It’s not only that by any objective standards marijuana is safer to the user than the consumption of alcohol, but he also hits a very important secondary point where he asks, are we bringing more negative results on our society, are we encouraging more violence, for instance, in our society by steering and coercing individuals toward alcohol and away from marijuana? Which is a very valid question to ask and it’s a dialogue we should have in this country.

Dean Becker: Well, Paul, it is so often true that, you know, somebody gets arrested for a minor amount of marijuana, they might lose their driving privileges, their federal college aid would be yanked out from under them, their – they can even have their personal property taken, revocation of any professional licenses and welfare benefits – the ramifications just go on down the line – how it can impact their life, actually, right?

Paul Armentano: Oh, most certainly. You know, every state puts a different twist on this but, for instance, you know, in the state of Massachusetts, an individual loses the ability to adopt a child if they have a simple marijuana possession arrest on their record. You know, under federal law, an individual can lose their student aid for a marijuana conviction. They can be evicted from section 8 housing for a marijuana conviction. They can lose their food stamp benefits for a marijuana conviction.

These are penalties, we like to say this over and over again, that don’t apply to other crimes. You could be convicted of a violent crime, of a felony, and you are not going to find the same sort of ramifications that you find in this society for simply being convicted of simple marijuana possession.

You know you could commit armed robbery and not lose your federal student aid, but god forbid that a person convicted of a marijuana possession offense – they could potentially lose their student aid for life. It just doesn’t make any sense.

Dean Becker: Alright, folks, once again, we are speaking with Mr.Paul Armentano of NORML. Paul, not next month, but in late September, the National Organization for the Reform of Marijuana Laws is going to hold their conference. Can you give us kind of an outline of what to expect there?

Paul Armentano: Sure, we are holding our 38th annual conference at the Grand Hyatt Hotel, downtown San Francisco. The dates of the conference are September 24th to the 26th. That is a Thursday, Friday and Saturday. We would encourage anyone who has interest in this issue, or even the broader drug law reform issue, to attend this year’s conference.

As Eric Sterling, your previous guest mentioned, we have really reached a tipping point, not with just public support for changing these laws, but one of the things I really have been noticing over the last few months is that we have even seen, you know, commercial businesses like Apple, and like others - Subway, for instance, also sort of joining forces with this sort of marijuana culture. There is now this merging with cannabis and commerce that in my mind really mainstreams this issue. That is one of the topics that we are going to be discussing at our conference.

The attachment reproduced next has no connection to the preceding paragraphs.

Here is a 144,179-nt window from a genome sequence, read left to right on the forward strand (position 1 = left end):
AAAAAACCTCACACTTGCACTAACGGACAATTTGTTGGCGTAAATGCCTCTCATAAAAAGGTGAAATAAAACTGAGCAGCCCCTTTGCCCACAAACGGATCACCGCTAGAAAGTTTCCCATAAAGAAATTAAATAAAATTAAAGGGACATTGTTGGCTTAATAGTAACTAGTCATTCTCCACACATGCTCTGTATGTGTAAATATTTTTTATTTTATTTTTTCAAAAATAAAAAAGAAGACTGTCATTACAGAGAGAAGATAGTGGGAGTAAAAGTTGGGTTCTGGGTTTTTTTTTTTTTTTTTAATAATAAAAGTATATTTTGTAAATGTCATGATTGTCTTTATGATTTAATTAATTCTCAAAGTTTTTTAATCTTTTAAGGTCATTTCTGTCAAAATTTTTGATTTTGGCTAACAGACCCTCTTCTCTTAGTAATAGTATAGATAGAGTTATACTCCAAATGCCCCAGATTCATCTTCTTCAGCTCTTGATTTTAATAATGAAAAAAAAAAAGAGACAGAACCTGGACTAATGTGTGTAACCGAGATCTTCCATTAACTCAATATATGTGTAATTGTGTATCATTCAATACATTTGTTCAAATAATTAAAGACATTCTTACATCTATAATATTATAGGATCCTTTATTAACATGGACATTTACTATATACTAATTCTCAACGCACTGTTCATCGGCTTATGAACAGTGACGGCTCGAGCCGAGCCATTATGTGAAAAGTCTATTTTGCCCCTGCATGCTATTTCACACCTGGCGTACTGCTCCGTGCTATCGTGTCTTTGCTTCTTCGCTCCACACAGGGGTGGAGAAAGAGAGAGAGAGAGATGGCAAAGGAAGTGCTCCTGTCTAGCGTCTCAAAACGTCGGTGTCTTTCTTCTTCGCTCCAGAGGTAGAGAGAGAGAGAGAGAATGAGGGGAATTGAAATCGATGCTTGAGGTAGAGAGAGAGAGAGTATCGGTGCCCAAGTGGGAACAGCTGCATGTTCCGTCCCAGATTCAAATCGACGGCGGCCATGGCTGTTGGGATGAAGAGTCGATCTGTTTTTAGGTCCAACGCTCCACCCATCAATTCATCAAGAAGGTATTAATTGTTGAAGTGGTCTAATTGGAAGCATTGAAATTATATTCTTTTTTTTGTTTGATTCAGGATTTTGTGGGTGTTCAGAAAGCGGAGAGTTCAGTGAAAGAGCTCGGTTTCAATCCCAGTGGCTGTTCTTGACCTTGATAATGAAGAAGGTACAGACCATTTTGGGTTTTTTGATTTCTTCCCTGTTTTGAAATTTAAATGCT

We have got a great list of speakers. Rick Spees, the PBS travel host and noted author is going to be speaking. Norm Stamper from LEAP, who I know you are very familiar with, Dean. He wrote the forward to our book. He is going to speaking. Ethan Nadelmann from the Drug Policy Alliance is going to be there.

We have got a number of noted athletes talking about the notion of cannabis and athleticism. Two time Super Bowl champion Mark Stepnoski is expected to be there. Rob Van Damme is expected to be there. You know, we really have a terrific line up and a line up that I think represents the maturity of this issue and how main stream this issue has really become.

Assemblyman Tom Amiano from California, the sponsor of assembly bill 390 which seeks to tax and regulate marijuana like alcohol is going to be on hand. City councilwoman Rebecca Kaplan who was behind the recent Oakland initiative to tax the sale of medical marijuana is going to be speaking. It’s really going to be a terrific event.

Dean Becker: Well, I want to jump on that thought there – the new bill in Oakland to tax. I actually had an interview with Richard Lee, the founder of Oaksfordam University, the owner of the Blue Sky Coffee Shop out there. He will be featured on tomorrow’s 420 report, as well, talking about the progress out there in California.

Paul, I want to kind of stop and just analyze this, if you will, this one thought with me. We are at that turning point that you speak of. Whether reformers are brand new, just learning or if they are old and jaded and almost gone, it’s time to step up and do your part. You have a large portion of your book which talks about the efforts, the things that people can do to edge this thing forward, right?

Paul Armentano: Yes, we do. In fact, the final third of book, we give people the tools that they need to go forward and spread this message effectively.

Dean Becker: OK. Paul, let’s see. I want to alert the listeners out there I hope the buffer is working on the server and people are able to hear us around the country. At the bottom of the hour, we are going to take your calls – please don’t call now – but, our number, toll free, is 1 877 9 420 420. Locally you can call us – 713 526 5738, but again, don’t call now. At the bottom of the hour we will be taking your calls.

Once again, we are speaking with Mr. Paul Armentano, co-author of Marijuana is Safer, So Why Are We Driving People to Drink. I want to throw my two cents into this, Paul. Twenty four years and a few months ago, I quit drinking. Prior to that time, I was in car wrecks, I was in fights, I was an abuser – I was just not a good person, I will be honest with you. But, since that point in time, I occasionally smoke a little bit of cannabis, I’ll admit it, once again on the airwaves and since that point in time, I have not had one accident, one fight, not any problems, but the government would prefer that I do alcohol. It’s kind of a misguided thought on their part, isn’t it?